“I think the Comey news led to an initial surprise but the rebound was equally swift,” Liz Ann Sonders, chief investment strategist at Charles Schwab & Co, told Reuters. “I’m not sure that unless Comey says something completely shocking or he suggests something that there’s no way the House can’t consider obstruction of justice … aside from that I don’t see his testimony as market moving.”
Additionally, early results for the United Kingdom general election will start coming in Thursday, with the latest polls indicating a tighter-than-expected race.
“If the Conservative party extends its majority, markets will be pretty calm, but anything less than that is going to have people worried about how we approach the Brexit negotiation,” Luke Hickmore, senior investment manager at Aberdeen Asset Management, told Reuters.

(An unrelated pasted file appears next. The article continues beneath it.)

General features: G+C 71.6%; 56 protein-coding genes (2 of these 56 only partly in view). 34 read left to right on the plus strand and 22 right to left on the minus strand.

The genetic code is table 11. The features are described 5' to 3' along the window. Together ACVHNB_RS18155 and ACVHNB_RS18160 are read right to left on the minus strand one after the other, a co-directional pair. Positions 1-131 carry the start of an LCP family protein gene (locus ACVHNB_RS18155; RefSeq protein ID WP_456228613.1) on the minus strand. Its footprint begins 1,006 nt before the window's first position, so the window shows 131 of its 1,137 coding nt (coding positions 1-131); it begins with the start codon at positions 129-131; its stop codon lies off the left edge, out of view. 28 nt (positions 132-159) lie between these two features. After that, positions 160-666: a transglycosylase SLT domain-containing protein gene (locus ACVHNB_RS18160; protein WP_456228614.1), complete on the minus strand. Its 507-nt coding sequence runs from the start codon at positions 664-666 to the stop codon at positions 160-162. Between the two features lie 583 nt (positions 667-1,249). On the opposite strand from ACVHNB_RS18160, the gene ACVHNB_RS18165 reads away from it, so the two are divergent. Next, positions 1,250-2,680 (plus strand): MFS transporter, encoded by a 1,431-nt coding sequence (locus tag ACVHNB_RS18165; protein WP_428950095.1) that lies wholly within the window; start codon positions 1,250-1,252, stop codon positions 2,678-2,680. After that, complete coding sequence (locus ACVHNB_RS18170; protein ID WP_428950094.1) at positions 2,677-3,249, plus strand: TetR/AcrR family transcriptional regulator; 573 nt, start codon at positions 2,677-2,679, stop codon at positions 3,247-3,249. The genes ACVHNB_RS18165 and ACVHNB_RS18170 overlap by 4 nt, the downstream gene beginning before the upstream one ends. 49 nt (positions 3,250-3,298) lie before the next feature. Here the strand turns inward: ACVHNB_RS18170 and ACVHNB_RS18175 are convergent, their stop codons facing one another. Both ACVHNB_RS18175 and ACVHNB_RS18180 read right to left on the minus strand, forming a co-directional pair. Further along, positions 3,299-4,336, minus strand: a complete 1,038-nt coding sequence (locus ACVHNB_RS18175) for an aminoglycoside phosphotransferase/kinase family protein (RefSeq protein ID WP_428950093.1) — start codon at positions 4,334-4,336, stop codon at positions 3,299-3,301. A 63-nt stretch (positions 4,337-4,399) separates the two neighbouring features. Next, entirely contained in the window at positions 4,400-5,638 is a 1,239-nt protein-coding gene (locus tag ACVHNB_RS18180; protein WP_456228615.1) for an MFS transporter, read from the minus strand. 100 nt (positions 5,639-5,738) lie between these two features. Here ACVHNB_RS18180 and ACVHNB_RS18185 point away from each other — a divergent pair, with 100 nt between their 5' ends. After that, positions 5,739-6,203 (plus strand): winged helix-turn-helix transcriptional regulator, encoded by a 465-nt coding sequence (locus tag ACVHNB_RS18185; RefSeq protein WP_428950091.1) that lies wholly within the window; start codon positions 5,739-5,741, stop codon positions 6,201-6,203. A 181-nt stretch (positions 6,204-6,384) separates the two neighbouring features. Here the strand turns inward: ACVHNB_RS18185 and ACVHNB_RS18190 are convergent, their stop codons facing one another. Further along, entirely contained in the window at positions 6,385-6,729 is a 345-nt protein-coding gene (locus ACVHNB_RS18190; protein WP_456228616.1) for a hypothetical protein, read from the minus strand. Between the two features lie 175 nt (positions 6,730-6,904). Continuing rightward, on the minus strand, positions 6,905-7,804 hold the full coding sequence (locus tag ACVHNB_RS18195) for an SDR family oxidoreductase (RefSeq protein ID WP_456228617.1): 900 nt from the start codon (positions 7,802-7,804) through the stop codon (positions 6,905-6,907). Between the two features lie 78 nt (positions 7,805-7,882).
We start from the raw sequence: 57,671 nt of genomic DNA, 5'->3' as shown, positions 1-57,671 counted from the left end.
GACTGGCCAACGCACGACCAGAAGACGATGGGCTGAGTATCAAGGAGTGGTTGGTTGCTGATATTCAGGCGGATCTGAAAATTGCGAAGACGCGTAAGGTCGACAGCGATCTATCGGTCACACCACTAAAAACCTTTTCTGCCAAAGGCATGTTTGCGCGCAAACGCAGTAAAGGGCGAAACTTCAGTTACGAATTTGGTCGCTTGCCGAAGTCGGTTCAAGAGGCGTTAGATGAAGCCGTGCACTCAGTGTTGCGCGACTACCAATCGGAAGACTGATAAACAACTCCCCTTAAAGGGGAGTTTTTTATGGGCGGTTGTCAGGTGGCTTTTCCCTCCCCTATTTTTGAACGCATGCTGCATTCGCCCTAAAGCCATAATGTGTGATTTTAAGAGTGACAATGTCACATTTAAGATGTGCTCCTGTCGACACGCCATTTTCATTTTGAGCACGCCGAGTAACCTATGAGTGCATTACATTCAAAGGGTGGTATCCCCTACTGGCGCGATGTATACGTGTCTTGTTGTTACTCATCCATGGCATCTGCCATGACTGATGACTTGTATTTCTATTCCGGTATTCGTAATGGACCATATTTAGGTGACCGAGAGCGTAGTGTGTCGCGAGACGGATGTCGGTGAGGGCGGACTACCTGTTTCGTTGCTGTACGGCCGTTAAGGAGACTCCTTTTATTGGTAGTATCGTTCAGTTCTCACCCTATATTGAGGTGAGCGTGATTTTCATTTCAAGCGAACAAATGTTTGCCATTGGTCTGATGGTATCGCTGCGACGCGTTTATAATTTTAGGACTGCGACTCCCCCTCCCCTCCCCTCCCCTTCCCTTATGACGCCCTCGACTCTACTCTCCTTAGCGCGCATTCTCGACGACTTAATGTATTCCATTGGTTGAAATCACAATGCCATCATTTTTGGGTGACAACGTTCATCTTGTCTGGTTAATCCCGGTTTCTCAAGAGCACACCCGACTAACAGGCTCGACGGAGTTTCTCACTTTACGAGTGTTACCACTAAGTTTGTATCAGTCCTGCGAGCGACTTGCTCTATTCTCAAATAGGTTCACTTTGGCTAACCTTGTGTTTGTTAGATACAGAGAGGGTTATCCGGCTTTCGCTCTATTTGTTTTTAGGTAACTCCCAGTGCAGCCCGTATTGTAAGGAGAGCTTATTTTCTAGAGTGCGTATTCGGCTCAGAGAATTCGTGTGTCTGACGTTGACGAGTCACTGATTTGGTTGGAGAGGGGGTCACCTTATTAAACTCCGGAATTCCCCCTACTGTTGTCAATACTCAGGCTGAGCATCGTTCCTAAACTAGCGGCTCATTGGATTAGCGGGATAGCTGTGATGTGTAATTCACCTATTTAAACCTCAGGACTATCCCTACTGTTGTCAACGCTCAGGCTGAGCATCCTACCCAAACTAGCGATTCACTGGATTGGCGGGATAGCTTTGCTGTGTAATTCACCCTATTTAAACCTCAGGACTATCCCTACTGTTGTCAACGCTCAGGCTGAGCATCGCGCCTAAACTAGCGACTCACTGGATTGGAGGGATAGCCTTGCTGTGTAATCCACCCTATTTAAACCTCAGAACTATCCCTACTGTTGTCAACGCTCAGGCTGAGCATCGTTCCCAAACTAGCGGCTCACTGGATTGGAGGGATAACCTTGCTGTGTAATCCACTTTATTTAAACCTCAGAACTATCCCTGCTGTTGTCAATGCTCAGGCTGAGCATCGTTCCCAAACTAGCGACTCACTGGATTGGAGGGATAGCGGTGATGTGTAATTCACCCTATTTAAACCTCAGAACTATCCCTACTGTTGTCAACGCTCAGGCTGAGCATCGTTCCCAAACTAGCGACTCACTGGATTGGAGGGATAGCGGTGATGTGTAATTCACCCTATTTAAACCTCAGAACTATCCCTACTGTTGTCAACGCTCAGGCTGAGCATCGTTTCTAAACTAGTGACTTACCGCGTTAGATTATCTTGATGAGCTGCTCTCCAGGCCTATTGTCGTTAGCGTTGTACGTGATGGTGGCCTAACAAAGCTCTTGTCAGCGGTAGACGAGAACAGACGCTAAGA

Nevertheless, many argue that signs of improvement in the global economy and corporate earnings will maintain market momentum and more than offset potential uncertain events ahead.
“As long as earnings are strong and the economic backdrop good, I’m still cautiously optimistic,” Susan Bao, portfolio manager at J.P. Morgan Asset Management, told the WSJ.
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